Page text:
This hurricane moved inland over Bolivar Peninsula near Galveston Bay. Houston had a wind gust to 132 mph, Texas City recorded a gust of 104 mph, and Beaumont recorded 17.76" of rain. Nineteen persons died. Damage totaled $17 million.

    * - Hurrtrak data indicated a Category 1 status; NHC/TPC documents had peak at a Category 2.

  4. TBird now that you point it out that does look like a 1955 Oldsmobile Super 88 Convertible, It's confusing me now, if you also notice, in the background there is no Roller Coaster wasn't it built by 1955? Not positive on that. I know it was there in '58 for sure. Maybe that race is the 1954 Fall race. The ran the Gold Cup Classic in like September or October. I missed that parade car, good catch. Sparky can you shed any light on when the Roller Coaster went up?

    But you are correct, they all (cars) look the same now, however I have my deposit down on the new Camaro, Donny Buckalew was allotted two of them on the first release, he's getting one and I'm getting the other one, I just can't wait. 2010 Camaro can't get here quick enough.

    The video is being shot from the north stands looking south. the roller coaster went behind the north stands, so it wouldn't show in the direction being shot. I know the roller coaster was there in the early 50's, when I first rode it. I'm not sure, but I think it was built back in the early to mid 40's before the track was built.

  5. Am currently researching Texas Medical Center area during the late 1940s and early 1950s for a book. Am very interested in downloading the early photo of S. Main & Fannin, but am unable to accomplish this because the complete file is missing, according to HAIF electronic response to my attempts. Could you please direct me to the complete file or repost the original? Thank you very much.

    I think the original poster, Earlydays, might need to give permission and receive credit should he wish. With his permission, I have added building names that are known by myself, Earlydays, and other HAIF'ers. I have some more names, but have not updated. I have done some work with Photoshop to remove some minor imperfections in the photo from the original. If Earlydays gives his permission for its use, I can furnish you with the large file, modified photo, with or without building names.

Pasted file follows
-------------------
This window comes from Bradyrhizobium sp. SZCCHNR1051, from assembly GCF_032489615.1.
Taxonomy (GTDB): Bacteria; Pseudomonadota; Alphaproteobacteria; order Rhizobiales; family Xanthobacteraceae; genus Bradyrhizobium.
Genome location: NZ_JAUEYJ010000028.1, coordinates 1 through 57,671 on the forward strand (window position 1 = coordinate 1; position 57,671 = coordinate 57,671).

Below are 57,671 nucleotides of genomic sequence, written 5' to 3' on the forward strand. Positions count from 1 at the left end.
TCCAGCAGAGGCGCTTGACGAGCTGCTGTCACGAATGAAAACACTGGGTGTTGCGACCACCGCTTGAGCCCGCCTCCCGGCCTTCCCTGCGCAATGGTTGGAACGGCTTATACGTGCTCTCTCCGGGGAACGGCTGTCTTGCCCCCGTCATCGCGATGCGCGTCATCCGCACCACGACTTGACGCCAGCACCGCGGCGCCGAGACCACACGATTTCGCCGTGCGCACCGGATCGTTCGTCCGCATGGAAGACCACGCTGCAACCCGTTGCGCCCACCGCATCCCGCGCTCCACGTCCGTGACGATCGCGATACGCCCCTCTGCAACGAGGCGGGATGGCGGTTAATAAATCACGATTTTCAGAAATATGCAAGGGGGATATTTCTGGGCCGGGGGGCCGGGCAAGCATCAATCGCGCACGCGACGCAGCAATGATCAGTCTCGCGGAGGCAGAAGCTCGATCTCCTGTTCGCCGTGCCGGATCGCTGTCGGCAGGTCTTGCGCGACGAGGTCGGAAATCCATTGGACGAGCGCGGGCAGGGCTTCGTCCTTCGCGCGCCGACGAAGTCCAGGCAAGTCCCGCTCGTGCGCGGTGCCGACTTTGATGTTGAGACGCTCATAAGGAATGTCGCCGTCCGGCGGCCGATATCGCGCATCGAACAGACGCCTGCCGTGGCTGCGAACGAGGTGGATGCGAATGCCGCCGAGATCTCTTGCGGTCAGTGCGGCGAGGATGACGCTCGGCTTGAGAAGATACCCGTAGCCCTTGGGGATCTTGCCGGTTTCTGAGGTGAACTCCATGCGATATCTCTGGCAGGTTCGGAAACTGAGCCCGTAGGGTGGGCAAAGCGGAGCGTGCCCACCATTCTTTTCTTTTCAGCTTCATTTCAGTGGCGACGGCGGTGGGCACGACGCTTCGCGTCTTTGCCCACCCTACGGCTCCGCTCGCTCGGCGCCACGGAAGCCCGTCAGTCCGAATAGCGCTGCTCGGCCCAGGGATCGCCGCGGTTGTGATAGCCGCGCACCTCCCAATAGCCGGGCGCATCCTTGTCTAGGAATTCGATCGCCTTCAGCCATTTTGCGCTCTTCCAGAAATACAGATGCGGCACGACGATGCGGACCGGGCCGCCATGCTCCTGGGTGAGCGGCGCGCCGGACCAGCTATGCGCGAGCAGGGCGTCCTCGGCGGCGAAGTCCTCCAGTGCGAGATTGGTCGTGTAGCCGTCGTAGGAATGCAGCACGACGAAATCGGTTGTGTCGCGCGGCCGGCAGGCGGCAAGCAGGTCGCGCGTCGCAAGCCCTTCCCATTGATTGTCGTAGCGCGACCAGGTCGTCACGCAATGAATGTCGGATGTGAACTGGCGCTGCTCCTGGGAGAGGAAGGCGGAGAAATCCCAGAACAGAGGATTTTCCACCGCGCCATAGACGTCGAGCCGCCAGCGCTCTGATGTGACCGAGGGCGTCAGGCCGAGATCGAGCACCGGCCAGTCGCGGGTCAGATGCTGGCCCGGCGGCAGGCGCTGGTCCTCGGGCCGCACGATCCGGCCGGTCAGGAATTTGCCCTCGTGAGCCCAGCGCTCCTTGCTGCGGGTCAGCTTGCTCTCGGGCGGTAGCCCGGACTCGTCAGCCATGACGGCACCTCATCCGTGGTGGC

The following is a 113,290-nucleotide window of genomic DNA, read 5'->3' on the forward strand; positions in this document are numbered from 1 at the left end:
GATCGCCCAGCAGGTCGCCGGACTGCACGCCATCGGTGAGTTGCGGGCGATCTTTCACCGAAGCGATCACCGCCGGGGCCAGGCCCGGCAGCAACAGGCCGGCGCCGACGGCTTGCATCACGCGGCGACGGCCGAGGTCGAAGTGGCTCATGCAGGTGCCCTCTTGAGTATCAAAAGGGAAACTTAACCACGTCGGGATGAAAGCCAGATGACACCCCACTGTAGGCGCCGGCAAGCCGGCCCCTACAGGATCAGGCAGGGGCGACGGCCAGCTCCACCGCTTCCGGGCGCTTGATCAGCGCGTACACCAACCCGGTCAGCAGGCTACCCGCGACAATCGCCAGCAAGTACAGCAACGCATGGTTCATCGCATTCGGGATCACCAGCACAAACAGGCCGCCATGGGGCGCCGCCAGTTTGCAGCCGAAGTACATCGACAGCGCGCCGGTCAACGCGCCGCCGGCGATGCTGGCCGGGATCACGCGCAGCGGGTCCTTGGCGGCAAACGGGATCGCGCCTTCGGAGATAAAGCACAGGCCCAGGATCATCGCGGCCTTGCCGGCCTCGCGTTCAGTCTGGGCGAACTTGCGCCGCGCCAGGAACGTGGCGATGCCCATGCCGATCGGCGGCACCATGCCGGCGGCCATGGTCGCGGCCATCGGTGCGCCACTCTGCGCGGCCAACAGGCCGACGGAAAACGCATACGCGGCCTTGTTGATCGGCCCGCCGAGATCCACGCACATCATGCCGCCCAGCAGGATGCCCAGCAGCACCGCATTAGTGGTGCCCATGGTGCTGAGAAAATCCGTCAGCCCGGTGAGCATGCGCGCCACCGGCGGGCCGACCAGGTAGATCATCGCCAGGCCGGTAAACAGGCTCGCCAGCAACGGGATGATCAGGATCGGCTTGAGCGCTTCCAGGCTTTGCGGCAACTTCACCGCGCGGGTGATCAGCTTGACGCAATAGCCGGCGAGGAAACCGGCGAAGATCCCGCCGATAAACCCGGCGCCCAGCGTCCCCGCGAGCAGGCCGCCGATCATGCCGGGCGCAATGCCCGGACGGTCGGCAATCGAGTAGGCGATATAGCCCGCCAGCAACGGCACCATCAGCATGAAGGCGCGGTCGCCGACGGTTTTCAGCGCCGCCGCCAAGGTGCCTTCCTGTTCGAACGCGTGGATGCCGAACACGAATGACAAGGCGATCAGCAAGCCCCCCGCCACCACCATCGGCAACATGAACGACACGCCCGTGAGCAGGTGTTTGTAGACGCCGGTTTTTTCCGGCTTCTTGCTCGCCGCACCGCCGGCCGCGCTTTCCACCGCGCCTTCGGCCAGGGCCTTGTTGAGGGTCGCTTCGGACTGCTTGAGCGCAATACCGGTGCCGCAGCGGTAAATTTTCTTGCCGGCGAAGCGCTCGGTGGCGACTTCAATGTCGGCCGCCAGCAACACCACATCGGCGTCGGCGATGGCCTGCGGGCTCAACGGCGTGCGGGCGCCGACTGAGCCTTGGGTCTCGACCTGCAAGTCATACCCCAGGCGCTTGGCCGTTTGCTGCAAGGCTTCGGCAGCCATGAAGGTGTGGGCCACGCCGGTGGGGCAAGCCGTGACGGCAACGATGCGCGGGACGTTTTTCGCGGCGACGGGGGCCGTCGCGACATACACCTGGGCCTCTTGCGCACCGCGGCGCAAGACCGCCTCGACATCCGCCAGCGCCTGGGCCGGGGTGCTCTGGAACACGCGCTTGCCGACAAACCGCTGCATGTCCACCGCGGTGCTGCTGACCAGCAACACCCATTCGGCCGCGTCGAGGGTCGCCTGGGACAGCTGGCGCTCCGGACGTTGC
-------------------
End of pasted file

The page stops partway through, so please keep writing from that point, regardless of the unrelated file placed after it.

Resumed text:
6. Danny L. Williams, currently living in Hereford, Arizona, graduated from Spring Branch High School in 1958, then attended Texas A & M. Shirley A. Williams graduated from Spring Branch in 1963, graduated from Stephen F. Austin in 1968, then taught Home Economics at Spring Branch Jr. High for three years. Danny would like to know of any plans for a 50th reunion of class of 58.

    If there is to be a reunion, the information would usually be posted on your high school alumni site. There doesn't appear to be anything about a reunion for your class mentioned there, but you could use the contact link to ask.

  7. Hate to disagree with ya there bud, but my Dad was pretty specific when he wrote this information on his boxes of slides. Also, here is a link to the covrage of that first game. It started at 2:35. I would have to think that was PM and not Am:

    http://www.astrosdaily.com/history/19650409/

    It was at night. I was there.

    All below is from your link above..

    Woodeshick had tossed five innings and was done for the night.

    The stars came out at night in Houston, even if it was under a roof. Mantle and Fox both rose to the occasion, as they so often did. Each would later be inducted into the Hall of Fame.

    The big scoreboard's 45-second "ecstasy" display for a Houston victory or home run was set off at the end of the eighth inning on opening night for the President's benefit, although the Astros were locked in a tie at the time.

    Game Played on Friday, April 9, 1965 (N) at Astrodome (This was in the box score info. N for night game. D for day game)

  8. There was the true story of the middle age son that disappeared never to be found that murdered his parents. It was near Montrose or rather in Montrose or Heights?

    House is still there and when cops found the parents they had been dismembered and heads in frig. All done very neatly as if expecting a crowd. Now someone here should verify the date, so it may have been in 1961-62 so I'm afraid it missed your time frame. Sorry. I tried to dig thur Chron but no luck, strange though since they had the story resurface after all these decades. Was very shocking for its day, now it just considered normal everyday stuff by todays standards.